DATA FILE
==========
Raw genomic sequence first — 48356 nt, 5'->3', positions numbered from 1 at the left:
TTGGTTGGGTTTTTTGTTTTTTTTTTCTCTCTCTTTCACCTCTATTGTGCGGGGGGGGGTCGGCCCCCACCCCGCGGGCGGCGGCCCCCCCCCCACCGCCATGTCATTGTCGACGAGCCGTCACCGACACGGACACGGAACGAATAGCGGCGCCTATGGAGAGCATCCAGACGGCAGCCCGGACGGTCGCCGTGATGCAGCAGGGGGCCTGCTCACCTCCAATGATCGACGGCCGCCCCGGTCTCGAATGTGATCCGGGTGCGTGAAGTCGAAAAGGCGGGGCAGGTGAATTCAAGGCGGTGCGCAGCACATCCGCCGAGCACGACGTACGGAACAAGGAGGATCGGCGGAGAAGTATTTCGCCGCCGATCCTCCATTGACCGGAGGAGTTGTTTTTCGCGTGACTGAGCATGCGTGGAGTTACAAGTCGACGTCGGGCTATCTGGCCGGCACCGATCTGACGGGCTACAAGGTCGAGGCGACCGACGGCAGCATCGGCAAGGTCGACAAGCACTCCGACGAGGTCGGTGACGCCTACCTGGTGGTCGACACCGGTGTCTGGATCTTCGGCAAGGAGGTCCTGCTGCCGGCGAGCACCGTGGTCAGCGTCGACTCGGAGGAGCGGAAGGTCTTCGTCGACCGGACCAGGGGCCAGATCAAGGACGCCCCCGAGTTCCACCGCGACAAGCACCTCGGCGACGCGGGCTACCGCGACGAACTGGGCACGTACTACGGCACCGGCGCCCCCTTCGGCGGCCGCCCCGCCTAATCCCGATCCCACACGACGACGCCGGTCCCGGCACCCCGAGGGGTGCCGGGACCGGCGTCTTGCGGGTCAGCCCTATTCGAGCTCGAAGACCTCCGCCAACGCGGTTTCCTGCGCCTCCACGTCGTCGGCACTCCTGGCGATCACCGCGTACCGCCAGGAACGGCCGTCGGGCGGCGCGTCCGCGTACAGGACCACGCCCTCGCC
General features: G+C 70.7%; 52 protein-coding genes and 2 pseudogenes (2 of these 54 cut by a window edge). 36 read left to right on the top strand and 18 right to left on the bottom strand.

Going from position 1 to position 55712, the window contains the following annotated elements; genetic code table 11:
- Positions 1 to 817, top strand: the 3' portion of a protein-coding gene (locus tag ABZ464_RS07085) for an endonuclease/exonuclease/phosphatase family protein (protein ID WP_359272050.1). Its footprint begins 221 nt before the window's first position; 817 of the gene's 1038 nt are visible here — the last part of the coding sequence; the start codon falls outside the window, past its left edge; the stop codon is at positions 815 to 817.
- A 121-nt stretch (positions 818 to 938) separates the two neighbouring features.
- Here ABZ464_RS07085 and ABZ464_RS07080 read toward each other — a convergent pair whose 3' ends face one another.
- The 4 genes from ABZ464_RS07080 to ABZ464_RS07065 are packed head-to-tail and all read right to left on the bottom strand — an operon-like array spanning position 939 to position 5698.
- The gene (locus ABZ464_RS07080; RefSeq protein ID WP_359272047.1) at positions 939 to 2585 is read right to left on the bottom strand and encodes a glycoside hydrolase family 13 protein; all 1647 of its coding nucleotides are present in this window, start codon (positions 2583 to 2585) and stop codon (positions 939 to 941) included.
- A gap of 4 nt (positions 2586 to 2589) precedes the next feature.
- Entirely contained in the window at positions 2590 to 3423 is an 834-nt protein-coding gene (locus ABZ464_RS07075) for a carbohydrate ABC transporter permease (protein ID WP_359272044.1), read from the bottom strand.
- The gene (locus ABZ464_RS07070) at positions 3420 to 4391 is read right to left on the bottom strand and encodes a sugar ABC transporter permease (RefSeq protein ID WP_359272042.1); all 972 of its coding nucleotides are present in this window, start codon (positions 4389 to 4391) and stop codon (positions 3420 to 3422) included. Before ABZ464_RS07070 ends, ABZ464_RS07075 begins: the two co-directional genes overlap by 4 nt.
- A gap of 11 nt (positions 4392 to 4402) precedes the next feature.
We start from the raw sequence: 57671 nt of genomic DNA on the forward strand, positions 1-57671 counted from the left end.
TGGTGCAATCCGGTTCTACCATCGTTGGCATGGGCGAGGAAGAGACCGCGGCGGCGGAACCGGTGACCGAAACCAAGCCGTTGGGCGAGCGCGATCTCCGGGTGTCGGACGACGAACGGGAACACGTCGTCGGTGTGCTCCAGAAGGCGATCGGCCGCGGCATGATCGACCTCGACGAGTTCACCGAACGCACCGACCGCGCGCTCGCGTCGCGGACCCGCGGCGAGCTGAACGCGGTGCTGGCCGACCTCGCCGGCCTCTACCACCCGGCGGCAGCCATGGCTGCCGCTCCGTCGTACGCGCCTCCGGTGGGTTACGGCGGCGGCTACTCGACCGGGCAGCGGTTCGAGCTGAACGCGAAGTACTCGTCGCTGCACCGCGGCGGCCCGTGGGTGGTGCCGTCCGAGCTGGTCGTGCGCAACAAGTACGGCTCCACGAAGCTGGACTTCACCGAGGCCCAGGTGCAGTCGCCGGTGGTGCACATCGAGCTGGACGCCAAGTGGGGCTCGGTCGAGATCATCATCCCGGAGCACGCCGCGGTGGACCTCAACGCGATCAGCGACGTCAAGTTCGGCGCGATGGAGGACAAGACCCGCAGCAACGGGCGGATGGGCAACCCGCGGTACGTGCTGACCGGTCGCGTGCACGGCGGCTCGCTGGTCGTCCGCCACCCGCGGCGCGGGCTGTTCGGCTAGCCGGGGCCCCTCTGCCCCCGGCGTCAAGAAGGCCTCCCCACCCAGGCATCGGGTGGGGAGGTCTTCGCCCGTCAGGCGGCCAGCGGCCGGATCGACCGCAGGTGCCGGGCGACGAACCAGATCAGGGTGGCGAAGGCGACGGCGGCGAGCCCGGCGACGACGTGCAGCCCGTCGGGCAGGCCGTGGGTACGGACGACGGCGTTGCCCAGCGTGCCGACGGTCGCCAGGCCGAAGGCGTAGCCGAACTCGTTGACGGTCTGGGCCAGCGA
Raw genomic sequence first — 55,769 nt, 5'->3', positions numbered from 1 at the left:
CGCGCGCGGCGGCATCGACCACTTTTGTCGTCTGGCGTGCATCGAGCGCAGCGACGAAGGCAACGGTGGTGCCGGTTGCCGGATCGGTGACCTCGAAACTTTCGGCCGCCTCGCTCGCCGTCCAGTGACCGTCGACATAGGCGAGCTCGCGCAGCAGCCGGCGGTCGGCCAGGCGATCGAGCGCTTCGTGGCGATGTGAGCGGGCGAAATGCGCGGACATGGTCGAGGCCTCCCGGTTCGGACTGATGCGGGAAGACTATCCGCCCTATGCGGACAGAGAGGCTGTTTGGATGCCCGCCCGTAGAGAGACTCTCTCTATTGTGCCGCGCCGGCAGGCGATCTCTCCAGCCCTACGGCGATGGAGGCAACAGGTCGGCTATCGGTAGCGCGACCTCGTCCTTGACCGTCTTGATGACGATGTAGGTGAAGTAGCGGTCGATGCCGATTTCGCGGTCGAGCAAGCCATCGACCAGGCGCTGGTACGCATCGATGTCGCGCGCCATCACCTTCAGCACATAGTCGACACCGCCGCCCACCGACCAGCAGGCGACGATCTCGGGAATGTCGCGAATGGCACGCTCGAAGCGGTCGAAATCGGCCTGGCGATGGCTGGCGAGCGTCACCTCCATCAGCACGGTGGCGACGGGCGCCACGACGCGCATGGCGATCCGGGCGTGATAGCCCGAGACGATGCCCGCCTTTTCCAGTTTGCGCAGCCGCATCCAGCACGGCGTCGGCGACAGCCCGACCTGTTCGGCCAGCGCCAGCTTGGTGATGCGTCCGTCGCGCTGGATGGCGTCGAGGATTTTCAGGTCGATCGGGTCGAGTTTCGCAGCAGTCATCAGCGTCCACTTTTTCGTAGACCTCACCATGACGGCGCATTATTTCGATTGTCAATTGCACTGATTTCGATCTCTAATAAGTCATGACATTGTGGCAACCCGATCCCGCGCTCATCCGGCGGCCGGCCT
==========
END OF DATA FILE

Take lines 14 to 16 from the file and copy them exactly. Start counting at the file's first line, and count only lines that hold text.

We start from the raw sequence: 57671 nt of genomic DNA on the forward strand, positions 1-57671 counted from the left end.
TGGTGCAATCCGGTTCTACCATCGTTGGCATGGGCGAGGAAGAGACCGCGGCGGCGGAACCGGTGACCGAAACCAAGCCGTTGGGCGAGCGCGATCTCCGGGTGTCGGACGACGAACGGGAACACGTCGTCGGTGTGCTCCAGAAGGCGATCGGCCGCGGCATGATCGACCTCGACGAGTTCACCGAACGCACCGACCGCGCGCTCGCGTCGCGGACCCGCGGCGAGCTGAACGCGGTGCTGGCCGACCTCGCCGGCCTCTACCACCCGGCGGCAGCCATGGCTGCCGCTCCGTCGTACGCGCCTCCGGTGGGTTACGGCGGCGGCTACTCGACCGGGCAGCGGTTCGAGCTGAACGCGAAGTACTCGTCGCTGCACCGCGGCGGCCCGTGGGTGGTGCCGTCCGAGCTGGTCGTGCGCAACAAGTACGGCTCCACGAAGCTGGACTTCACCGAGGCCCAGGTGCAGTCGCCGGTGGTGCACATCGAGCTGGACGCCAAGTGGGGCTCGGTCGAGATCATCATCCCGGAGCACGCCGCGGTGGACCTCAACGCGATCAGCGACGTCAAGTTCGGCGCGATGGAGGACAAGACCCGCAGCAACGGGCGGATGGGCAACCCGCGGTACGTGCTGACCGGTCGCGTGCACGGCGGCTCGCTGGTCGTCCGCCACCCGCGGCGCGGGCTGTTCGGCTAGCCGGGGCCCCTCTGCCCCCGGCGTCAAGAAGGCCTCCCCACCCAGGCATCGGGTGGGGAGGTCTTCGCCCGTCAGGCGGCCAGCGGCCGGATCGACCGCAGGTGCCGGGCGACGAACCAGATCAGGGTGGCGAAGGCGACGGCGGCGAGCCCGGCGACGACGTGCAGCCCGTCGGGCAGGCCGTGGGTACGGACGACGGCGTTGCCCAGCGTGCCGACGGTCGCCAGGCCGAAGGCGTAGCCGAACTCGTTGACGGTCTGGGCCAGCGA
Raw genomic sequence first — 55,769 nt, 5'->3', positions numbered from 1 at the left: